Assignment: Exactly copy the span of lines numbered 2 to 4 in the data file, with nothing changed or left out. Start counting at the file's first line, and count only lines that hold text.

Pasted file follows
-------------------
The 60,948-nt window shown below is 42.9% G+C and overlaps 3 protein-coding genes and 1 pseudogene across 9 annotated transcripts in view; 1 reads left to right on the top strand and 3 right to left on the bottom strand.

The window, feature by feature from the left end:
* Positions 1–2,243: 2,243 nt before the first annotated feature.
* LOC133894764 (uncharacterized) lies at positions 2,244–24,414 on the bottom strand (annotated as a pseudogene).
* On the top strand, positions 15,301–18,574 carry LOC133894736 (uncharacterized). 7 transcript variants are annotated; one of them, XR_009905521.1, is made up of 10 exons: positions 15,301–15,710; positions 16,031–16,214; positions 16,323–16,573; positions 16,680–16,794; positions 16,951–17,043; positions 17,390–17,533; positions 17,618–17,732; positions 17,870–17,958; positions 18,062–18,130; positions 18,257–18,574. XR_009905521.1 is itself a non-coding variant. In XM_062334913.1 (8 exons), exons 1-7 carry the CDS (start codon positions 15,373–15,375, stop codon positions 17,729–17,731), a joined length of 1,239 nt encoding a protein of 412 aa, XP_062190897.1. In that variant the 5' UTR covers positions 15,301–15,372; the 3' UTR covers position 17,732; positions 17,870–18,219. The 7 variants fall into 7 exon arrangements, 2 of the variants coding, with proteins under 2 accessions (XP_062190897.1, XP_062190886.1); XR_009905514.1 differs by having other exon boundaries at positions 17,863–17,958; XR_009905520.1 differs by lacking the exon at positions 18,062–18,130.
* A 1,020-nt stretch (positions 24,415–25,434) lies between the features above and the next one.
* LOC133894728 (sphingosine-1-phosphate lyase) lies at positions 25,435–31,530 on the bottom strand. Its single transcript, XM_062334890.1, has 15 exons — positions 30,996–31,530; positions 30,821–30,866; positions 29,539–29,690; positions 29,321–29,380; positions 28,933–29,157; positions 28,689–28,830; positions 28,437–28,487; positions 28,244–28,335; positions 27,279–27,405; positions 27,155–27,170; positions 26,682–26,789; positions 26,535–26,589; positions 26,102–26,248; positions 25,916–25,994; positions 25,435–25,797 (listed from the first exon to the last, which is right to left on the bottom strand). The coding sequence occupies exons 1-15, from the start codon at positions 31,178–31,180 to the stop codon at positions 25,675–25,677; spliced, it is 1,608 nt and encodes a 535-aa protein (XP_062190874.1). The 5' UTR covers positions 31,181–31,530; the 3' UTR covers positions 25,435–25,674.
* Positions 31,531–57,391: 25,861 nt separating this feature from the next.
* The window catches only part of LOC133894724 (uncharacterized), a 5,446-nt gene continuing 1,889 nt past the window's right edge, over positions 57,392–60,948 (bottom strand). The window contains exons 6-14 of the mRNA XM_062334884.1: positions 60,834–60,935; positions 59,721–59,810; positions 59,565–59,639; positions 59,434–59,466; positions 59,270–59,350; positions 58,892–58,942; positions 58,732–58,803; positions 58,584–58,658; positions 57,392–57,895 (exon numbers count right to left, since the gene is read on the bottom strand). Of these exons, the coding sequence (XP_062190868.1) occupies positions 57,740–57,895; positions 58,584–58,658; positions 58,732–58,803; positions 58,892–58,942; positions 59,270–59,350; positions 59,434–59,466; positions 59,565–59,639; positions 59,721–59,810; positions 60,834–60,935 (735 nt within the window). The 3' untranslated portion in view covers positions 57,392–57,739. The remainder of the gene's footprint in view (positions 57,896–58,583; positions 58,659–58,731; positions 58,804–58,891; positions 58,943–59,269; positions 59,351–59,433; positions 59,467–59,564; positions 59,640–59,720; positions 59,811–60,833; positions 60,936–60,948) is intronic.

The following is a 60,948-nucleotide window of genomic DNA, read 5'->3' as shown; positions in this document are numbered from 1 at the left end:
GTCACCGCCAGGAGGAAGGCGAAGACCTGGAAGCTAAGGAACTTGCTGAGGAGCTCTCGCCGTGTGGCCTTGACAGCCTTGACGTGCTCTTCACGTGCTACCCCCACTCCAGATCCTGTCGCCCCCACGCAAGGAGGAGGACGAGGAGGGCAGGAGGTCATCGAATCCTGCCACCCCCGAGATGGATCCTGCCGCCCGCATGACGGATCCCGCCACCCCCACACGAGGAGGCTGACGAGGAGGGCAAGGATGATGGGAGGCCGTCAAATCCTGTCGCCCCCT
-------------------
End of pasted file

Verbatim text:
The window, feature by feature from the left end:
* Positions 1–2,243: 2,243 nt before the first annotated feature.
* LOC133894764 (uncharacterized) lies at positions 2,244–24,414 on the bottom strand (annotated as a pseudogene).